David’s relationship with Patrick was also probably one of–if not the best–same-sex love stories to ever play out on a television series.

And while I was sorry to see the show end, I was absolutely delighted to see it get the Emmy love it got Sunday night.

And if you’re looking for something equally charming to watch, I’ve got to say that Ted Lasso on Apple Plus comes pretty damned close to matching it.

schitts-creek-series-spotlight

Blank Space

Well, I am most pleased to let you know, Constant Reader, that I did manage to get those three chapters revised of Bury Me in Shadows yesterday, and yes, it felt fucking amazing to get back to work on my writing again, after that rather lengthy dry spell. Now, I need to go through the next fifteen chapters and change the tense, which will help me reread them as I go, which will be nice. I think I may even just do the corrections on the hard copies I have, before going and inputting them in the new files; I am most pleased with the work I’ve done on those first ten chapters, and think the book works much better now than it did–and it’s only going to get better as I continue to work on it. If I can manage a chapter a day I can actually have it ready for one final run through by the middle of October, which would be incredibly lovely–after which I can take some time off to recollect myself before diving back into the Kansas book, which I am also hoping to have finished and ready to go by the end of the year.

If I don’t get sidetracked and/or depressed again, that is. Heavy heaving sigh.

Which is, sadly, always a possibility.

But at least this week is off to an excellent start for me, and I couldn’t be more delighted. This past weekend I felt more like my actual self than I have in weeks; let’s hope that continues through these next two days of waking up early and seeing clients; we’ll also have to see what Tropical Storm Beta has in store for us this week, and where it’s going to come ashore. We had some rain over the weekend from Beta’s bands, and from yesterday’s weather, apparently we’re going to get a lot of rain, along with its evil twin, potential flash flooding, over these next couple of days. I certainly hope this isn’t going to result in any changes to my work schedule; I’d kind of like to get back going with my usual and somewhat normal routine again–as much normality as I can muster would be greatly appreciated.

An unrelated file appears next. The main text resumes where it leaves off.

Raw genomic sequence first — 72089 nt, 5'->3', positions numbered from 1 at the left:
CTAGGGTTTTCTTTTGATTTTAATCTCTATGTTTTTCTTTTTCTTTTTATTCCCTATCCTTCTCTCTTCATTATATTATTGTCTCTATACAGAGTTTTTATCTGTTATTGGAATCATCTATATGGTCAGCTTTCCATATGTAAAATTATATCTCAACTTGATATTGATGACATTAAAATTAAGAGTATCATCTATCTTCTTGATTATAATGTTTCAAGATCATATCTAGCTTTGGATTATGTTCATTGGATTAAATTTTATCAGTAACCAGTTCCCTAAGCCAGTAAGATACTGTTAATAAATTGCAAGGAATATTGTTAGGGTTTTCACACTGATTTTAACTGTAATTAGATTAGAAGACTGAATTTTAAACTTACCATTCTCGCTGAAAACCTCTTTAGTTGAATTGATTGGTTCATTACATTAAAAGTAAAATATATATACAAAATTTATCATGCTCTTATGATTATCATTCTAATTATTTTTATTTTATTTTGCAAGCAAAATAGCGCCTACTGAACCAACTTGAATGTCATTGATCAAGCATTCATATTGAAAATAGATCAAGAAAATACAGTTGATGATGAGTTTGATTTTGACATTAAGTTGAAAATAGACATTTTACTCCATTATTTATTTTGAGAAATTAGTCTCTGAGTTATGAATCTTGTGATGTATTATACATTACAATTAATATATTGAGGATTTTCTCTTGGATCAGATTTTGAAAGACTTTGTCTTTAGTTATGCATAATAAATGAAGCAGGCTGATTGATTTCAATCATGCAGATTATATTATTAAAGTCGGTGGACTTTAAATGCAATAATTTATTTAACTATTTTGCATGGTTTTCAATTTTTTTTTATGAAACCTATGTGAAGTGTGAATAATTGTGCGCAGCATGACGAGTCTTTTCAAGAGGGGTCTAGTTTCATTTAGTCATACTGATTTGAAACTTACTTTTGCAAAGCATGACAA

But I am also starting this week with a relatively clean and organized downstairs, including the inevitably insanely cluttered workspace/office I have here in the kitchen. I did manage to get a lot of the filing done that needed to be done, and while there are still some loose odds and ends floating around, it’s not nearly as bad as it usually is when I am starting a week, so that’s already lovely. And if I can stay focused and not get tired/depressed/into a bad headspace again, I can keep it that way all week and not have to spend any time on the weekend doing a “make it not look derelict” lick-and-a-promise, but do some of the deep cleaning and organizing it so desperately needs.